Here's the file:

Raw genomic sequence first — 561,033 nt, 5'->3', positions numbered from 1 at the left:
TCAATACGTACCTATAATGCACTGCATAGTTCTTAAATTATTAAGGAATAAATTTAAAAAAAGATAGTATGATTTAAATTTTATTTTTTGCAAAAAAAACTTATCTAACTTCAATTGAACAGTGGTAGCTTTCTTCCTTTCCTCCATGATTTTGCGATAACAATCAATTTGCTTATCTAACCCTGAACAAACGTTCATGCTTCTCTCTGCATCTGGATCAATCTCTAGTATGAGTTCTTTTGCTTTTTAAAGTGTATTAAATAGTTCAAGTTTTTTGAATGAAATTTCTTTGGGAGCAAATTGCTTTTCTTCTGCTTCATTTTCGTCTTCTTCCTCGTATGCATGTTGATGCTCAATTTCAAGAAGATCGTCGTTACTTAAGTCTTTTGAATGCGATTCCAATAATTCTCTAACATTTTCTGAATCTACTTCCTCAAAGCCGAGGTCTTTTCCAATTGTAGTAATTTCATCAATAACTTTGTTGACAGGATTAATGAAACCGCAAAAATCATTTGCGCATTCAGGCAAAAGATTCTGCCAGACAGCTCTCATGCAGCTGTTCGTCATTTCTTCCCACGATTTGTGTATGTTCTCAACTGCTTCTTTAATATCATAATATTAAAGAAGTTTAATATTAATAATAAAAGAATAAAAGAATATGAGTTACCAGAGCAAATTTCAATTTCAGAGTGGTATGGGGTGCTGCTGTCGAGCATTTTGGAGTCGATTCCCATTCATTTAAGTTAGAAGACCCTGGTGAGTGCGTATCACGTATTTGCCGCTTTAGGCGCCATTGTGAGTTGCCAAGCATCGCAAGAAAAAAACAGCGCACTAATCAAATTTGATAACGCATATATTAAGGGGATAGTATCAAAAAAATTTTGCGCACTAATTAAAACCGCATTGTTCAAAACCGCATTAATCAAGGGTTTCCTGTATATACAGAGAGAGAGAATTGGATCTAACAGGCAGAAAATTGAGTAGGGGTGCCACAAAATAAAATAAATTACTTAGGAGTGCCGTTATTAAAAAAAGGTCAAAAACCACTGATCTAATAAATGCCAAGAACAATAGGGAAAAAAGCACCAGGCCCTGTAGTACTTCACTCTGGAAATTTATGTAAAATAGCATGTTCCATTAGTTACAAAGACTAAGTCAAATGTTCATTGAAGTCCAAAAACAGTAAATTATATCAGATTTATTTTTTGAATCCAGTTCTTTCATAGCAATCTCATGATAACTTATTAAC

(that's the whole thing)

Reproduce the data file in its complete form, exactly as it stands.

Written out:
Raw genomic sequence first — 561,033 nt, 5'->3', positions numbered from 1 at the left:
TCAATACGTACCTATAATGCACTGCATAGTTCTTAAATTATTAAGGAATAAATTTAAAAAAAGATAGTATGATTTAAATTTTATTTTTTGCAAAAAAAACTTATCTAACTTCAATTGAACAGTGGTAGCTTTCTTCCTTTCCTCCATGATTTTGCGATAACAATCAATTTGCTTATCTAACCCTGAACAAACGTTCATGCTTCTCTCTGCATCTGGATCAATCTCTAGTATGAGTTCTTTTGCTTTTTAAAGTGTATTAAATAGTTCAAGTTTTTTGAATGAAATTTCTTTGGGAGCAAATTGCTTTTCTTCTGCTTCATTTTCGTCTTCTTCCTCGTATGCATGTTGATGCTCAATTTCAAGAAGATCGTCGTTACTTAAGTCTTTTGAATGCGATTCCAATAATTCTCTAACATTTTCTGAATCTACTTCCTCAAAGCCGAGGTCTTTTCCAATTGTAGTAATTTCATCAATAACTTTGTTGACAGGATTAATGAAACCGCAAAAATCATTTGCGCATTCAGGCAAAAGATTCTGCCAGACAGCTCTCATGCAGCTGTTCGTCATTTCTTCCCACGATTTGTGTATGTTCTCAACTGCTTCTTTAATATCATAATATTAAAGAAGTTTAATATTAATAATAAAAGAATAAAAGAATATGAGTTACCAGAGCAAATTTCAATTTCAGAGTGGTATGGGGTGCTGCTGTCGAGCATTTTGGAGTCGATTCCCATTCATTTAAGTTAGAAGACCCTGGTGAGTGCGTATCACGTATTTGCCGCTTTAGGCGCCATTGTGAGTTGCCAAGCATCGCAAGAAAAAAACAGCGCACTAATCAAATTTGATAACGCATATATTAAGGGGATAGTATCAAAAAAATTTTGCGCACTAATTAAAACCGCATTGTTCAAAACCGCATTAATCAAGGGTTTCCTGTATATACAGAGAGAGAGAATTGGATCTAACAGGCAGAAAATTGAGTAGGGGTGCCACAAAATAAAATAAATTACTTAGGAGTGCCGTTATTAAAAAAAGGTCAAAAACCACTGATCTAATAAATGCCAAGAACAATAGGGAAAAAAGCACCAGGCCCTGTAGTACTTCACTCTGGAAATTTATGTAAAATAGCATGTTCCATTAGTTACAAAGACTAAGTCAAATGTTCATTGAAGTCCAAAAACAGTAAATTATATCAGATTTATTTTTTGAATCCAGTTCTTTCATAGCAATCTCATGATAACTTATTAAC